So what do a group of adults do these days to celebrate a family birthday? They ditch the kids and go to Laser Quest to shoot the crap out of each other. Or maybe that’s just my family?

Now don’t get me wrong, my mum’s side of the family is like the twenty-first century Waltons. On Facebook it’s all “Miss you Mary Ellen” and “Looking forward to seeing you next weekend John-Boy”, but, boy, are we competitive. My mum remarried a couple of years ago to a man she’d been dating for several years, and so our family grew to include 3 younger step-sisters, plus each of their boyfriends-of-the month. My brother feels quite keenly the regular torture, especially when my sisters are going through a phase of being single, of being surrounded by women, especially as his wife has given birth to two daughters and is pregnant with a third (and Jack clearly isn’t enough to tip the balance!). Oh, how I laugh!

I love my family, but I love absolutely destroying them as well. Apparently lasers aren’t good for unborn babies, and so my sister-in-law was forced to rest up in the snack area with a cup of tea and what I believe was a bowl of tomato sauce with a side of chips. My mum opted out of the game under the guise of nobly sacrificing herself to keep the mother-to-be company, but she wasn’t kidding me, I could smell the fear. I was kind of glad in a way because there are some lines you just can’t cross, and I think shooting your mother might be one.

Because we weren’t the only people in Laser Quest, unfortunately for them, we kicked my brother and husband on to the opposing team, consisting of four teenage girls, or “easy targets” as I like to refer to them, to even the sides out. Normally, because my brother is equally as competitive as me (and I think the blame for this lies squarely with our father) we opt to go on the same team whenever we play geeky family games – I figure it’s much easier to work with him than against him, and I think he’s realised how mutually beneficial this arrangement is. However, call me bloodthirsty, but I couldn’t resist the opportunity to compete with a weapon against my husband and my brother, and so suggested we get rid of the “deadwood” of the group, and threw them to the harem.

We watched the safety video, in which we told not to run (really? Does anyone actually stick to that?), and how to re-energise our guns and take out the enemy base (vitally important information), and, once we were kitted up to look like extras in some low-budget sci-fi, space-based film, were introduced to the bases that were ours to defend for about fifteen minutes.

I won’t bore you with the details of every shot I fired, but rest assured they were plentiful. I kind of feel I border on being slightly bossy in these type of high-pressured, competitive situations; I’m the one who barks the orders and threatens to shoot my own men for mutinous or cowardly behaviour. Although, in this situation, I think the ends justifies the means, as my team, consisting of my three younger sisters, step-father and one sibling-boyfriend, and myself, of course, absolutely annihilated the others.

My brother went for stealth. Shame he’d chosen to wear a white t-shirt that glowed luminously in the dark! He blamed his “faulty” gun of course. How could he possibly have played to the best of his ability if “the piece of crap wouldn’t shoot”? As transparent as a window, little brother, I’m afraid.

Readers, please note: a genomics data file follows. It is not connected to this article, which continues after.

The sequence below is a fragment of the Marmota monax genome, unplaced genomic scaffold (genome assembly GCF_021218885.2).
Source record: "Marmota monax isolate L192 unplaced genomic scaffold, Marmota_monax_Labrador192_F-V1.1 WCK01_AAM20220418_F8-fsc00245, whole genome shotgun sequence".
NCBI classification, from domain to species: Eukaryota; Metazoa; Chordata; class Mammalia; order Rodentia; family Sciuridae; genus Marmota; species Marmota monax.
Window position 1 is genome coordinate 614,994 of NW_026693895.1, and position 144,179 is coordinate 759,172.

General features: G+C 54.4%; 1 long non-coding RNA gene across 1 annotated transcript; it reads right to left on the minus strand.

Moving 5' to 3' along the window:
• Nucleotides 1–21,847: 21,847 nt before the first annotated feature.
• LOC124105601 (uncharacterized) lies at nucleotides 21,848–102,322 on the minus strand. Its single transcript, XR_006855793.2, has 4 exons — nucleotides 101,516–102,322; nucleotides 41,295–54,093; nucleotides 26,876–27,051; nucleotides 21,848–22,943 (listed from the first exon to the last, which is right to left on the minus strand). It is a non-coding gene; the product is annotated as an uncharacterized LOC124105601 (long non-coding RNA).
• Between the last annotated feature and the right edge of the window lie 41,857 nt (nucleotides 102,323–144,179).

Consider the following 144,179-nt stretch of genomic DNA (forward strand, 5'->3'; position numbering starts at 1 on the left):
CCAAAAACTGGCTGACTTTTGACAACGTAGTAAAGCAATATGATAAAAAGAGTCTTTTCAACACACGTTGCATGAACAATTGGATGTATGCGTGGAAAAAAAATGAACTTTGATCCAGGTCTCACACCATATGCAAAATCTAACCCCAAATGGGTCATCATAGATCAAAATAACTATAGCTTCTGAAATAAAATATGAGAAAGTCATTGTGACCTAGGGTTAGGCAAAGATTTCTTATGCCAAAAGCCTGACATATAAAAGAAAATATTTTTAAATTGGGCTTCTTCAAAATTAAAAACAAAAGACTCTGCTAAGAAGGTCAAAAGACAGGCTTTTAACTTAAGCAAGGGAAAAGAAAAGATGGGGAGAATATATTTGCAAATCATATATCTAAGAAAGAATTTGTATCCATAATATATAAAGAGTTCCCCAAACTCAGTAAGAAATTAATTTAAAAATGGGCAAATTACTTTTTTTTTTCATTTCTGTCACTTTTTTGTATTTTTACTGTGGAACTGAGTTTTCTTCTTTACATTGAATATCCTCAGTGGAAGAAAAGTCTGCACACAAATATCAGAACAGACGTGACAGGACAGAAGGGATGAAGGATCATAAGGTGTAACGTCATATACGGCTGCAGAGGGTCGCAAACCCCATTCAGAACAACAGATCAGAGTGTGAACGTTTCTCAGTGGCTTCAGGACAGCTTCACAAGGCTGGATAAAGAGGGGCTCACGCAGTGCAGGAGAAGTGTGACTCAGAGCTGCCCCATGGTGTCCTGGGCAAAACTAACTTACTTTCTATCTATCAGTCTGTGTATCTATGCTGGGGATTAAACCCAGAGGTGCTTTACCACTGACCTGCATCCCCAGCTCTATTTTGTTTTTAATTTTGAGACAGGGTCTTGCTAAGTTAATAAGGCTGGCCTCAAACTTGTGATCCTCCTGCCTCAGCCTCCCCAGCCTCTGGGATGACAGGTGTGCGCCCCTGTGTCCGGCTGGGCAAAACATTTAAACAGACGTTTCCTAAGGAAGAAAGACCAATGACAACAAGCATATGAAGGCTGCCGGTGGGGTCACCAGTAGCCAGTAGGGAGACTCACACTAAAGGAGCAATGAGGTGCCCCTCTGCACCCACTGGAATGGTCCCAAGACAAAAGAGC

Jack, on the other hand, in a desperate attempt to showcase his masculinity, went down the route of launching an array of gutsy but futile onslaughts on our base that were easily deflected by the sisters I’d carefully placed in a defensive line to protect our base. Is it completely wrong to admit that I experienced a little thrill of excitement whenever I was able to spring out and surprise my gorgeous husband, shooting him squarely in the chest, rendering his weapon useless for ten seconds? To feel a sense of smug satisfaction to see the realisation on his face that retaliation was impossible, and he’d had to accept the fact that the mother of his children had robbed him of yet another opportunity to assert any type of male dominance? Writing this, I have to admit I feel a little cold and aggressive…but not enough to regret seizing a ruthless victory.

Although I’m going to have mercy and avoid describing a blow-by-blow account of my efforts, I have to mention that I was the first to successfully infiltrate and annihilate their base. I realised at one point that, as a result of their total disorganisation and shoddy planning, they’d all launched an attack on our base and had left theirs wide open. Big mistake. I was able to charge in and blow up their base, setting off a screeching alarm announcing my personal victory. To be honest, I didn’t know what to do once I’d blown up the base, and so RAN (violating rule 391 of the Laser Quest Code) back to our base screaming all the way.

I like to think of my success in Laser Quest in three parts. 1: Our team battered their team, scoring three times as many hits. 2: I destroyed both my brother and husband completely, hitting them both at least four times more than the number of times either one had hit me. 3: I was proven to be the best Laser Questie (even a word?) of the day.

When your greatest achievements in recent years have included successfully potty training your toddlers and learning the dance moves to the Wiggles, you learn not just to take but to truly revel in your victories when you can.

Is it a bit weird that my family and I chose to go to LASER Quest for an adult birthday? We wanted to do something a little different, but don’t worry, we went for the conventional meal and a drink afterwards! Anyone got any suggestions for different birthday celebration ideas? It’s my step-father’s birthday next…